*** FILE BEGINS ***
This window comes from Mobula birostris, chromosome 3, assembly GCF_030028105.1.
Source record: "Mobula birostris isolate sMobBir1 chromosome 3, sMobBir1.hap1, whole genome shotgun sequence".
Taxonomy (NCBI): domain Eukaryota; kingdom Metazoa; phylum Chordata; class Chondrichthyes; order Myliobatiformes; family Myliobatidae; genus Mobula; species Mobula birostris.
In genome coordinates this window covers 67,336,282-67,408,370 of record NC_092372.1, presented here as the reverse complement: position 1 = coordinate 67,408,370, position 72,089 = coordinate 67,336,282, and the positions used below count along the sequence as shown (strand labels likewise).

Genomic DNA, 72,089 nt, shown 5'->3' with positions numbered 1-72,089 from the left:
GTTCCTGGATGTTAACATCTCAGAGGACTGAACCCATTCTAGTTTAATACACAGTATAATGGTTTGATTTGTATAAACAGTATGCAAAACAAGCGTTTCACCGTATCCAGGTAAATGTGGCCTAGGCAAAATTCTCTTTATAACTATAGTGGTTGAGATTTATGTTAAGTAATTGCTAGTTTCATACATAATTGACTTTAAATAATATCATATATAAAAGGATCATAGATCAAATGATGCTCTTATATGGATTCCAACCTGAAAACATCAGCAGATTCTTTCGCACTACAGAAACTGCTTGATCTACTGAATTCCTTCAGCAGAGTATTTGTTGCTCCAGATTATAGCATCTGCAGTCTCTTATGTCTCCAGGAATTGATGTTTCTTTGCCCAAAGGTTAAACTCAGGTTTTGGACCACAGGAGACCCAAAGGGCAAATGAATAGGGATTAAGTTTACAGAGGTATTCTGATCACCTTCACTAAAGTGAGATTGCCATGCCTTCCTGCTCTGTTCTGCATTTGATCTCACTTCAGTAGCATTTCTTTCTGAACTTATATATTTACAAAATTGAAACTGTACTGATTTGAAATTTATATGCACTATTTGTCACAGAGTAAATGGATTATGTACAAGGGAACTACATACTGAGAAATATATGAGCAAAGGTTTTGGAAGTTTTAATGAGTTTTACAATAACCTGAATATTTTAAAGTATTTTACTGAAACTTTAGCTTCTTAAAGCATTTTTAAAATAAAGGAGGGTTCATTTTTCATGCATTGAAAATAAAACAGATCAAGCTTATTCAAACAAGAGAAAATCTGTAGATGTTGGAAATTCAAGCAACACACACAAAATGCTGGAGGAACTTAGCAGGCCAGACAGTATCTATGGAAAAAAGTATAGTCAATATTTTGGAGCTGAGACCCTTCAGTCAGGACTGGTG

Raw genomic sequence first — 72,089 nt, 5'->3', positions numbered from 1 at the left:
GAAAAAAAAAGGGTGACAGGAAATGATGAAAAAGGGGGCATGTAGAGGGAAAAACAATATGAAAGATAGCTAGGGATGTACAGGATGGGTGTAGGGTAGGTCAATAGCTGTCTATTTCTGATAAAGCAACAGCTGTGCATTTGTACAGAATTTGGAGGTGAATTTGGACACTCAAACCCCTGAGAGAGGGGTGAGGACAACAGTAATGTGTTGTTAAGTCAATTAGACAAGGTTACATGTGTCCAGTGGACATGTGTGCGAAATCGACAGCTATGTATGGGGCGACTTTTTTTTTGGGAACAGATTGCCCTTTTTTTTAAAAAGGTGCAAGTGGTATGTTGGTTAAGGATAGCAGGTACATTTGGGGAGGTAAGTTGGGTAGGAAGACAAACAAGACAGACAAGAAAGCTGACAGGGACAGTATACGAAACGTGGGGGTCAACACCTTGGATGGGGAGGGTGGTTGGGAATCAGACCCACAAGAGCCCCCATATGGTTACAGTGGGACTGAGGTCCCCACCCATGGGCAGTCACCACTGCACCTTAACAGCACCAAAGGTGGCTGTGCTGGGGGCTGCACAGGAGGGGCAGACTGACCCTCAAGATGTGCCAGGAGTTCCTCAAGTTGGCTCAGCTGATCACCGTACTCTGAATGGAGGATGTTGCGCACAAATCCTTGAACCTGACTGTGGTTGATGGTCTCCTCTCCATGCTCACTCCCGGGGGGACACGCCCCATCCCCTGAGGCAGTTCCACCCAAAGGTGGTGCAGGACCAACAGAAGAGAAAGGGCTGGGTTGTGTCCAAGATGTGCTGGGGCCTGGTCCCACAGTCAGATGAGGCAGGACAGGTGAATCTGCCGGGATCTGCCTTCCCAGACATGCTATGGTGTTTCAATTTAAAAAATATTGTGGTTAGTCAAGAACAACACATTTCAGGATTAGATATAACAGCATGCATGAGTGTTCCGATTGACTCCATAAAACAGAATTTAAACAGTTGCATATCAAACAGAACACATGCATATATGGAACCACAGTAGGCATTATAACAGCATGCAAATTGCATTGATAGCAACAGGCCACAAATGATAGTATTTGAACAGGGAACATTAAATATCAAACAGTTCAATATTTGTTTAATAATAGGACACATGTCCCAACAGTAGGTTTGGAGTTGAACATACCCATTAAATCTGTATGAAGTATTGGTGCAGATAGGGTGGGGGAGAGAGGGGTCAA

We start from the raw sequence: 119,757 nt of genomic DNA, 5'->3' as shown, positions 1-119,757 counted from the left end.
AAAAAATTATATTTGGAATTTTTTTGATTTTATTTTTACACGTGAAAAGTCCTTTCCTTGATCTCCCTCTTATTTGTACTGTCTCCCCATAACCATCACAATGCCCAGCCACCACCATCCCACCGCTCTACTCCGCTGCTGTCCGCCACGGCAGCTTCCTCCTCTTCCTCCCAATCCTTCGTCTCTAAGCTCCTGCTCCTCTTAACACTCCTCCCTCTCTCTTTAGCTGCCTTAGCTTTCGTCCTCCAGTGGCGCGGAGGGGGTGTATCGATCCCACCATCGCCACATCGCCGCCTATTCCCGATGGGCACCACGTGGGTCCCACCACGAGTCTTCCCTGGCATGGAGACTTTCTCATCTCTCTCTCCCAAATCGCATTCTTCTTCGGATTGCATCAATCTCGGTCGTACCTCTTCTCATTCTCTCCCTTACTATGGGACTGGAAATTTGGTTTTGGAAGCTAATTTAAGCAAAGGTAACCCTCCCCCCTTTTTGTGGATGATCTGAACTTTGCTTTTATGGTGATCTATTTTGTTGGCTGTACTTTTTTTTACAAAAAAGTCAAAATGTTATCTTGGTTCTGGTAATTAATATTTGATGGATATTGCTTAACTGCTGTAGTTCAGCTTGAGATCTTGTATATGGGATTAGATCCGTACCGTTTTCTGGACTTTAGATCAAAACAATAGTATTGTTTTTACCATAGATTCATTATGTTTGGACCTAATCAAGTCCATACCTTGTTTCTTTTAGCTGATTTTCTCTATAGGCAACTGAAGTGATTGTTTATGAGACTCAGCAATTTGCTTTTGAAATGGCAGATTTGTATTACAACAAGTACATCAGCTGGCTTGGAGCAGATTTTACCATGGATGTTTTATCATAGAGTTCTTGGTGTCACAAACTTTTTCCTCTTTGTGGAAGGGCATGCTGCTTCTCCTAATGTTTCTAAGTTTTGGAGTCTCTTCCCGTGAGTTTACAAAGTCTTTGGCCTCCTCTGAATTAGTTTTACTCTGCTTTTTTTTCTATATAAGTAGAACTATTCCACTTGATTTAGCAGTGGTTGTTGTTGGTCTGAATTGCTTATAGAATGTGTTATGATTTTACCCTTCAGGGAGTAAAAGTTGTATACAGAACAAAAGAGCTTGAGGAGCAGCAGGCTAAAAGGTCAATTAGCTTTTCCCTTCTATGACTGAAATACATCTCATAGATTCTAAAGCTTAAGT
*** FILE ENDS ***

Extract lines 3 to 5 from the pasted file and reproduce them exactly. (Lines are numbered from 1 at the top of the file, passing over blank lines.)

Taxonomy (NCBI): domain Eukaryota; kingdom Metazoa; phylum Chordata; class Chondrichthyes; order Myliobatiformes; family Myliobatidae; genus Mobula; species Mobula birostris.
In genome coordinates this window covers 67,336,282-67,408,370 of record NC_092372.1, presented here as the reverse complement: position 1 = coordinate 67,408,370, position 72,089 = coordinate 67,336,282, and the positions used below count along the sequence as shown (strand labels likewise).

Genomic DNA, 72,089 nt, shown 5'->3' with positions numbered 1-72,089 from the left: